Hatfield School of Government. Division of Criminology and Criminal Justice
Term of Graduation
Date of Publication
Master of Science (M.S.) in Criminology and Criminal Justice
Criminology and Criminal Justice
1 online resource (iv, 69 pages)
In recent years, some police departments have started providing open crime maps depicting select crime-related data. However, there has been no studies so far evaluating map delivery sources, the type of maps delivered, and why agencies might be doing so. Using a random, stratified sample of 1,677 police departments from the 2013 Law Enforcement Management and Administrative Statistics (LEMAS) survey, the current study examines how many police departments provide access to online crime maps as well as how they are delivered (externally or internally) and prevalent map types (dot, density, choropleth, etc.). Furthermore, whether or not agencies provided a justification(s) and/or explanation(s) associated with the displayed data were documented. The study found crime map availability increased over time, with most of them delivered externally and in the form of dot maps. Findings suggested that larger agencies, those with stronger commitment to community policing, higher website engagement, and higher social media use were more likely to deliver maps on their websites (p < .001). However, despite the widespread and increasing use of open crime maps, very few agencies offered justifications for such practices, and even fewer provided explanations concerning the maps themselves and mapped crime-related data.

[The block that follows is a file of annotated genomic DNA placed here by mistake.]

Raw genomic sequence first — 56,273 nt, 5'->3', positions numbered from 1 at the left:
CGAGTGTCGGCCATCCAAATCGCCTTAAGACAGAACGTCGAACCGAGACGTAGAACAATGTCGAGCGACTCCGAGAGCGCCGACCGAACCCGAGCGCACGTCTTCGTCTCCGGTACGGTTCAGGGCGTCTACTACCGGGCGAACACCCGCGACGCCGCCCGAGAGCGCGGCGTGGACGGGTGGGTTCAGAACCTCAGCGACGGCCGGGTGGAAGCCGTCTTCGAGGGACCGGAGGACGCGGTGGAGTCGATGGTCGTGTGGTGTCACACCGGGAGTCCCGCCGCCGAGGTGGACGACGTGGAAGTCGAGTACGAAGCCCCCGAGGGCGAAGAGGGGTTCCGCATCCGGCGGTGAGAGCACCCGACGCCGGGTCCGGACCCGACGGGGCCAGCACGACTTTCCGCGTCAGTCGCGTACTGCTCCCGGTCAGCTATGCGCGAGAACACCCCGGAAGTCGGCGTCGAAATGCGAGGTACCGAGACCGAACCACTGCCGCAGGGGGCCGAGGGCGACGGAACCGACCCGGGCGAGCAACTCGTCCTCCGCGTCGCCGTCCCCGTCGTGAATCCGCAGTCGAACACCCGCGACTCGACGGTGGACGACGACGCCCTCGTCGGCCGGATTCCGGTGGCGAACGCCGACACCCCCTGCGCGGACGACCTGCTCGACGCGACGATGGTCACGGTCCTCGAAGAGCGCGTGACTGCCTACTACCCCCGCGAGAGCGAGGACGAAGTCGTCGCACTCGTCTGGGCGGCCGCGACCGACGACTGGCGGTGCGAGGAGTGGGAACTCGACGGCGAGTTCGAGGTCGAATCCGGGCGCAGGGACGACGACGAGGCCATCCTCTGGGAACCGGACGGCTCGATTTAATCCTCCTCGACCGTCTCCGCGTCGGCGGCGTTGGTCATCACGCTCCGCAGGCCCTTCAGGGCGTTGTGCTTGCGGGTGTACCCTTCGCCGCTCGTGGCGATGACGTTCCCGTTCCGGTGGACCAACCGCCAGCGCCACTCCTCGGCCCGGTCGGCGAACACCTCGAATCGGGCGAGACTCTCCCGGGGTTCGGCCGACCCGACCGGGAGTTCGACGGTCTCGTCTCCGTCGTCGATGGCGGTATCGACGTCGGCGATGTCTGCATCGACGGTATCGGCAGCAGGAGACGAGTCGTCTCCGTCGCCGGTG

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Lynn, Khaing Sandee, "Open Crime Maps: How Are Police Departments Doing So Far?" (2021). Dissertations and Theses. Paper 5717.